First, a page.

Gord Johns stands up for reduced Somass Sockeye run

Gord Johns stands up for reduced Somass Sockeye run

Courtenay-Alberni MP continues fight for Alberni Valley in the House of Commons

Gord Johns, Member of Parliament for Courtenay-Alberni reiterated his call on the Liberal government to provide immediate assistance to the Alberni Valley community given the reduced Somass River Sockeye run.

“With a dramatically shortened season our sockeye fishers took a massive hit to their income and most of them did not even have enough hours to qualify for Employment Insurance (EI) benefits,” said Johns in the House of Commons on Thursday, Nov. 23. “I want people to consider the impact on a seasonal worker whose entire industry is shut down for most of the season and who will receive no income and no financial support for the entire year.”

Johns called on the government to expand and extend EI benefits for fishers in the Alberni Valley, but the demand fell on deaf ears. The Somass River has a historical average run of up to 1.2 million salmon. However, this year’s run was just over 300,000.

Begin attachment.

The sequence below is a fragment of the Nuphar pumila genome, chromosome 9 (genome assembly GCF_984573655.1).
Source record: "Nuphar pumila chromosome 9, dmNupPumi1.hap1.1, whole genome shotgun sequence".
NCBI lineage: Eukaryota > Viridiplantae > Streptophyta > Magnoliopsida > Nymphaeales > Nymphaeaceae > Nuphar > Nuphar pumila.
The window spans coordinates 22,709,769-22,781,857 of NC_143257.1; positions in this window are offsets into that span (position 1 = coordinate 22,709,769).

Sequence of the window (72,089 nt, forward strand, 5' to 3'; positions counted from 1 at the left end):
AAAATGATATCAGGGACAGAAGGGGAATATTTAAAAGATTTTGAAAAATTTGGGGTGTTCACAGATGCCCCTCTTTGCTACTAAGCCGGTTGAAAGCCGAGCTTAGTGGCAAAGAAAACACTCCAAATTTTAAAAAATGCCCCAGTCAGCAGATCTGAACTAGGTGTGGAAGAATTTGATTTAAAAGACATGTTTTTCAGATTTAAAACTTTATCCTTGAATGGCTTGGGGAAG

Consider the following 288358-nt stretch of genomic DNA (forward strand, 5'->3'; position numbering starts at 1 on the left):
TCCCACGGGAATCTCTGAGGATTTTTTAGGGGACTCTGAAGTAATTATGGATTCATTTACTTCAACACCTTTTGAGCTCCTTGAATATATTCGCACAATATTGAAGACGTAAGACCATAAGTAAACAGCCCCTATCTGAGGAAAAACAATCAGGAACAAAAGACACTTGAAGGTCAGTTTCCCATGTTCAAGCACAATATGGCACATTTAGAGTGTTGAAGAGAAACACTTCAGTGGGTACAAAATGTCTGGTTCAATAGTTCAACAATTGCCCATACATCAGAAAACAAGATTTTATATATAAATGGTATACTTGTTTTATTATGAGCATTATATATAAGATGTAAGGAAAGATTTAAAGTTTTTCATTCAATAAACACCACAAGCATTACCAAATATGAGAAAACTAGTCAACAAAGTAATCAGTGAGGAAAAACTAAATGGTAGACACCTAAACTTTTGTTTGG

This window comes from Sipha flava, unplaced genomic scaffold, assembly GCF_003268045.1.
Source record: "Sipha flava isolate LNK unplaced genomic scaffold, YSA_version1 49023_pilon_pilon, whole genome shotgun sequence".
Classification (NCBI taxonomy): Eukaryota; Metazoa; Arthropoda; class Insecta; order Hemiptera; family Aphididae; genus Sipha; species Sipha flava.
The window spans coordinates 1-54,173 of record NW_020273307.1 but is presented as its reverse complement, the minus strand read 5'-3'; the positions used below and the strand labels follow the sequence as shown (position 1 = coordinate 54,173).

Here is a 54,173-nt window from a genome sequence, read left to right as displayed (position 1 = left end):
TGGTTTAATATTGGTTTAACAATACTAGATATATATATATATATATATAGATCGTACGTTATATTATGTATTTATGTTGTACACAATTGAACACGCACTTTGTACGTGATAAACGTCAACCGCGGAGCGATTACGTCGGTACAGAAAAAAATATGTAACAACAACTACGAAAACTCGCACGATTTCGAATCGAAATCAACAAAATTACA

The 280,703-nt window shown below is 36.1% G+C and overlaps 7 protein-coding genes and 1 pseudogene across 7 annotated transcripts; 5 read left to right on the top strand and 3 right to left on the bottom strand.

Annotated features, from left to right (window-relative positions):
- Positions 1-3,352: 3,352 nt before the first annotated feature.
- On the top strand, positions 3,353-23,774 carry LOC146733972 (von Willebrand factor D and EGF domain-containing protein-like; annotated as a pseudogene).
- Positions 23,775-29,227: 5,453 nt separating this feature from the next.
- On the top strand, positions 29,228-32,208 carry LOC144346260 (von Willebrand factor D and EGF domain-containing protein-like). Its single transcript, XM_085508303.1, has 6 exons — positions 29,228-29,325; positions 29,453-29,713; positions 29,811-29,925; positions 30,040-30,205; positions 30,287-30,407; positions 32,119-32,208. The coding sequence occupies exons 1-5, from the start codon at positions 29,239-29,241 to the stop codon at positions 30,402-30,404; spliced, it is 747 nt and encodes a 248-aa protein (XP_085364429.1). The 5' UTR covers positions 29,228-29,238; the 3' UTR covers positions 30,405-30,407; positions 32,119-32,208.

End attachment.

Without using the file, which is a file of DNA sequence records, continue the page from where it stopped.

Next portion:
“The Department of Fisheries and Oceans has deemed the Somass River Sockeye run as critical and a red zone,” said Johns. “People need support in our communities…and today I am still looking for an answer for my constituents.”

Johns went on to press the government for funding for West Coast Aquatic, whose application was recently rejected under the Coastal Restoration Fund.

READ: $1.5M request for West Coast Aquatic fish habitat

“The rejection of this application comes after a decade of steep cuts by Conservative governments which has greatly affected the well-being of all our watersheds and sensitive ecosystems, including the Somass River,” said Johns, who pointed to a Statistic Canada report identifying the Alberni Valley as having the highest poverty rate per capita in BC.

Near the end of his remarks, Johns quoted Chief Cynthia Dick of the Tseshaht First Nation to underline the importance of a healthy Somass run: “Salmon has always been an important part of who we are as Tseshaht people. We rely on our salmon and our fishery beyond providing food security and to support our local economy. It’s a major part of our culture, identity, and it brings us together as people.”

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